A New Program at Mission Hospital Helps Teens with Alcohol, Drug and Emotional
Problems with a Customized Solution
Debbie Hutchinson, Psy.D., manager of Outpatient
Behavioral Health Programs and the Psychiatric Emergency Team at the Laguna Beach campus of
Mission Hospital, recounts the story of a young teenage girl who told her she had a little
flask of alcohol that she brought to school, not only for herself but
to pass around among her other middle school friends too.
Though the kids were not getting drunk, they were experiencing—at
an age when their brains were still developing—the alluring effects
of alcohol. The door was opened to a path that leads many teenagers to
excessive drinking and all the dangers of impaired judgment that go with it.
Hutchinson has a lot of compassion and understanding about teens and their
troubles—she heads the Center for Adolescent Mental Health and Family
Wellness at Mission Hospital in Laguna Beach. The Center is the first
hospital-based, dual-diagnosis treatment program in south Orange County,
designed to help local teenagers with alcohol and drug problems, as well
as depression, anxiety, eating disorders or other emotional issues.
Who is at risk?
The myth has been shattered that only low-income, inner-city teens are
“New research shows that kids from suburban, affluent families are
at high risk,” says Hutchinson. Pressure to achieve academically
can create stress that kids try to relieve chemically. But emotional and
physical isolation from their parents contributes too.” Many well-off
parents work long hours, don’t eat meals with their families and
don’t know what their teens are up to.
And of course, kids who have money can buy drugs and alcohol more easily
than those who don’t.
Hutchison says there is a great need for treatment of troubled teenagers
in Mission Hospital’s service area, adding that many Orange County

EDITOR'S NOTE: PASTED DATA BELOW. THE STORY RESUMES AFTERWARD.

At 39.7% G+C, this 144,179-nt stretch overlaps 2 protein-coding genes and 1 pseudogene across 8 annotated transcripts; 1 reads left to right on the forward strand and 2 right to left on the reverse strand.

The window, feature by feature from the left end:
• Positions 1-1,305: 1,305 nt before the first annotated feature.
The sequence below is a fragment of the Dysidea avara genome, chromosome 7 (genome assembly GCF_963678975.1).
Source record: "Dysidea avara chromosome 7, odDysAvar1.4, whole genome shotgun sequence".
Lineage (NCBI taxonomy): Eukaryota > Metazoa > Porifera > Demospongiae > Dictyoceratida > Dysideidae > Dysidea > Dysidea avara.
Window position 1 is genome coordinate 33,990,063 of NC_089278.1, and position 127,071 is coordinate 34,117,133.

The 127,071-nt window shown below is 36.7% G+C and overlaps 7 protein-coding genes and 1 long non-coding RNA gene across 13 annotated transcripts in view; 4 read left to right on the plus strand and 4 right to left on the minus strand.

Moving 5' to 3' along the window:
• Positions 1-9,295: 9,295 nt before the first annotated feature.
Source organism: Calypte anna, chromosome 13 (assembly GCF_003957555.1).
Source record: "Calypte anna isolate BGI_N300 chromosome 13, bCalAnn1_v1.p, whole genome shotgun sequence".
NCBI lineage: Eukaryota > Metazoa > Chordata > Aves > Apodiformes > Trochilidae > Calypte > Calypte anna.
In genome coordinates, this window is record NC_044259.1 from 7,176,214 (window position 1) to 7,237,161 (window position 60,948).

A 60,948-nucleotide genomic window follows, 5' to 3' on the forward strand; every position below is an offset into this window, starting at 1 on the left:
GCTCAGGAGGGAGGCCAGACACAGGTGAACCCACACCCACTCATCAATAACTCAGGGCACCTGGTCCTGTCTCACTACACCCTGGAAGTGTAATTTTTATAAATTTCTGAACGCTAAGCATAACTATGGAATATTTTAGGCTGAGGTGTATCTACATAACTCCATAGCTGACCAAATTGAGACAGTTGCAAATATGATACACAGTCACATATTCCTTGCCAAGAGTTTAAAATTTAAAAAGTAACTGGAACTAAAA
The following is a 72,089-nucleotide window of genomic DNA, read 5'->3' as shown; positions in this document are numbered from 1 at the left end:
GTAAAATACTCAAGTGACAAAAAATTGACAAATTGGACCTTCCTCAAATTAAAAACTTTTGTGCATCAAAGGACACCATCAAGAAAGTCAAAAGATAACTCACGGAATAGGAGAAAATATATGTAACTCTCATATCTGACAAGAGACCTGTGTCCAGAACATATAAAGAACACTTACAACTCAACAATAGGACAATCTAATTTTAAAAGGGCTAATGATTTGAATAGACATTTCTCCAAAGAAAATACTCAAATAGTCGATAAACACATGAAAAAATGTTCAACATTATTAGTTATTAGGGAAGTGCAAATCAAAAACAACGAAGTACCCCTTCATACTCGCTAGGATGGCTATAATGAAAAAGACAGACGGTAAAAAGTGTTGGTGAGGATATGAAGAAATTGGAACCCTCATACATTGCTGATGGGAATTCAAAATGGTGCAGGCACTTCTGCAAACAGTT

mental health professionals are pleased this program exists, as many teens
need more help than once-a-week therapy sessions.
The Mission Hospital program that Hutchinson manages provides group psychotherapy
that includes the 12-step approach, individual sessions for the adolescents,
family unit sessions, multi-family sessions, and a parenting program.
This is key because depression and other emotional problems often drive
the drinking and drugging.
“Teens don’t drink for no reason at all,” says Hutchinson.
“Depression, a pressure to perform, challenges within family, being
ostracized in peer group—there can be multiple issues that lead
kids to try to cope by using alcohol or drugs.”
Noticing the clues
Hutchinson’s program is available for teens who come in on their
own or are referred by a parent, teacher or other professionals.
“Parents who notice something’s going on with their teen might
not know what to do,” she says. “You should ask, ‘Is
my child starting to act differently? Are the grades slipping? Is my child
hanging out with a different group?’ These are clues that a teenager
might be having a drug or alcohol problem.”
Very often larger family issues are at play—including parents with
untreated alcohol and drug abuse problems of their own—which is
why Hutchinson’s on-staff team includes a licensed marriage and
Hutchinson’s role is to help to determine best treatment for each
teen and family. “We want to work with professional partners in
the community so when parents call we can connect them to the right resources,” she says.
(This story originally appeared in OC Catholic, 1/15/2016)
This information is not intended as a substitute for professional medical
care. Always follow your healthcare professional's instructions.